For example, in 2023, more than a dozen school districts across Washington state attempted to introduce building codes, and only two met the 60% support threshold needed for approval — Pasco and South Whidbey.

The heightened scrutiny of bond measures has forced some campaigns to think outside the box. In Pasco’s case, bond advocates worked to “microtarget” supportive constituencies and voters while avoiding strategies that would appeal to a broader audience.

What is included in Richland’s $314 million bond amount?

Richland’s third comprehensive high school will likely cost more than $255 million. When the 260,000-square-foot West Richland building opens, it could serve more than 1,600 students.

These bonds will also enable financing of other priority projects, including:

  • The new, innovative 40,000-square-foot high school is expected to house 300 to 400 students, including students from Rivers Edge High School and Pacific Crest Online Academy.

  • Purchase of land.
  • The safety and security projects are already being funded by the 2023 Capital Facilities Tax. The district plans to eliminate the 31-cent capital facility tax levy if the bond passes, which would lower the tax burden.
  • The transportation cooperative’s new 21,000-square-foot facility.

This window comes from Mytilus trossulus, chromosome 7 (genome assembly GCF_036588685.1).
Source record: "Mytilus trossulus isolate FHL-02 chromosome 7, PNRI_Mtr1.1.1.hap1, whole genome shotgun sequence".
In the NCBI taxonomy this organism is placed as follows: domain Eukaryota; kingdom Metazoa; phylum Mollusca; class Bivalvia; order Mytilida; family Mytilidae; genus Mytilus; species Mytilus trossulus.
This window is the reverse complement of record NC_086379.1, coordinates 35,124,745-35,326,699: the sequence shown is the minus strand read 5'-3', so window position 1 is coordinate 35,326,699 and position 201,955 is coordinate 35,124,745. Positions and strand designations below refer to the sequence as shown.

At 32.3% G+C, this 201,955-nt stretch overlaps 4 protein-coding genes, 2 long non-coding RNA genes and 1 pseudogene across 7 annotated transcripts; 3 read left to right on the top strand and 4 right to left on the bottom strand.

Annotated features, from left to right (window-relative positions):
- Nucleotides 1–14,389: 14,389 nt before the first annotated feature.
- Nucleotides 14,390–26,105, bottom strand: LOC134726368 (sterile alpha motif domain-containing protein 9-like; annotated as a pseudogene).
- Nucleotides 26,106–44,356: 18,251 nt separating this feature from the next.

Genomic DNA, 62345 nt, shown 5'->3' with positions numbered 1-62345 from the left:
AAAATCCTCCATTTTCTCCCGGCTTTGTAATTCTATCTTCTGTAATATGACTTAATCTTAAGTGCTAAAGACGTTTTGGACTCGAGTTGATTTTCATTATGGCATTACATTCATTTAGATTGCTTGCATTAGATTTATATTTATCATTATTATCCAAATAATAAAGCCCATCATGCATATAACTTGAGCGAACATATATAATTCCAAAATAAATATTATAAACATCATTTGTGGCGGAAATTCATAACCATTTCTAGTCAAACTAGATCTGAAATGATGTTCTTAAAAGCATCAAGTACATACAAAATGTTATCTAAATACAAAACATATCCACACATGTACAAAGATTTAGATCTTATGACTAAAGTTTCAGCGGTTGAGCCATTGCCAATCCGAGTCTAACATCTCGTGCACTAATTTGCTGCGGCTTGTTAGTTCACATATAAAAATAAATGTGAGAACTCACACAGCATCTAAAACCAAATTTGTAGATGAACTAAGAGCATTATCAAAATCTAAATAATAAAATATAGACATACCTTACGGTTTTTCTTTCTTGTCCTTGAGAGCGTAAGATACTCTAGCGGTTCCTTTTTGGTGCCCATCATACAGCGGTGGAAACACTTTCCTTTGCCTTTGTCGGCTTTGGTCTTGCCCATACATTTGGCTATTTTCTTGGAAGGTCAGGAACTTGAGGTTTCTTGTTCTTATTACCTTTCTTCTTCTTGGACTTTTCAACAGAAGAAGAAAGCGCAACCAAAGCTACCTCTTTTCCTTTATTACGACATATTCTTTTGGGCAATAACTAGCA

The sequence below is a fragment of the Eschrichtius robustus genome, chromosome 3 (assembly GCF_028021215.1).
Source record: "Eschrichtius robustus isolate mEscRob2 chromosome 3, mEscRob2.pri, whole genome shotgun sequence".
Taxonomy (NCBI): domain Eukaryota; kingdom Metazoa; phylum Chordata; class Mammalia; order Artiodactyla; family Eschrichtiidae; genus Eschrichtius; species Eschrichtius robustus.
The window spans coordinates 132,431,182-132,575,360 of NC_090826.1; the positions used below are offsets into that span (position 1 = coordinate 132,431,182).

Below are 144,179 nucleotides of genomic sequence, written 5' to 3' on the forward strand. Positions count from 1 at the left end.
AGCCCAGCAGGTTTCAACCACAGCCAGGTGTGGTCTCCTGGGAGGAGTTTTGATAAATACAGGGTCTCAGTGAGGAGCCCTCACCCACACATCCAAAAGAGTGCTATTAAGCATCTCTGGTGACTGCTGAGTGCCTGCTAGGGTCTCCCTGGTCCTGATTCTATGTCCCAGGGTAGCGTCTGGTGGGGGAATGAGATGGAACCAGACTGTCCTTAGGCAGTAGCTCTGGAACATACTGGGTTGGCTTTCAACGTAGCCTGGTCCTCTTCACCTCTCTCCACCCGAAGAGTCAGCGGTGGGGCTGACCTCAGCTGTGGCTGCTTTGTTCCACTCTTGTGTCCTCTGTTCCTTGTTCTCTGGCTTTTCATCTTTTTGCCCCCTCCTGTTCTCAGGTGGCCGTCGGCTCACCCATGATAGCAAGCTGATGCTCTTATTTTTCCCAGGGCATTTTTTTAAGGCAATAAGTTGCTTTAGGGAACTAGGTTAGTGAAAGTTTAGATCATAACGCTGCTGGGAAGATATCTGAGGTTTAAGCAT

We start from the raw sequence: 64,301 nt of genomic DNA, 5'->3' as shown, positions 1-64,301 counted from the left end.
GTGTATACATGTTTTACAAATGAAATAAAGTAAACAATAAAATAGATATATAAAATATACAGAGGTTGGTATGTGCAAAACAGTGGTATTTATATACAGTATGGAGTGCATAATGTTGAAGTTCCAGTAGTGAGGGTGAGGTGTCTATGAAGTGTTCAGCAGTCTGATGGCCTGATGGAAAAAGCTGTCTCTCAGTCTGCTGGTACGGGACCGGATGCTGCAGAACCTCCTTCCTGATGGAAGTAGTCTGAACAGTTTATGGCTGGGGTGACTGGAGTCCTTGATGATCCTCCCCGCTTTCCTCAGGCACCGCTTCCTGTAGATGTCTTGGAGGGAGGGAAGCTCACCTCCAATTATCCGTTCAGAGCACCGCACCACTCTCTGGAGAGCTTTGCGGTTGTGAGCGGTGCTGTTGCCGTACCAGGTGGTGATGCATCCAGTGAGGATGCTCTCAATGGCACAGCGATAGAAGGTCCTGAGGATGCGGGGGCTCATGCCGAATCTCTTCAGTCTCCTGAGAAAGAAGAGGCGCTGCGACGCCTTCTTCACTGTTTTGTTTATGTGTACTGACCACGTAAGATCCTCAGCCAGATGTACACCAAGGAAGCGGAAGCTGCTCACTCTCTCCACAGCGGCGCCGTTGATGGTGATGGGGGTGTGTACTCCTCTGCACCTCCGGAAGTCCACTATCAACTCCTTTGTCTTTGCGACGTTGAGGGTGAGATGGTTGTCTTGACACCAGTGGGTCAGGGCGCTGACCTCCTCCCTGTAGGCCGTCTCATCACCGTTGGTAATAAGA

• Hanford High School Stadium Renovation and New Theater Stage.
  • New tennis courts at Richland and Hanford high schools, track replacement at the high schools, roof repairs, and parking lot and building renovations at Chief Joe High School.
  • New multipurpose room at Richland High School.

If passed, the bill would provide Washington state more than $43 million through the School Construction Assistance Program, for a total of approximately $357 million in deployable capital.

Eric Rosane's profile picture

Eric Rosane is a civic responsibility reporter who joined the Tri-City Herald in February 2022. He previously worked for the Daily Chronicle in Lewis County, where he covered education, county government and the Legislature. He graduated from Central Washington University in 2018.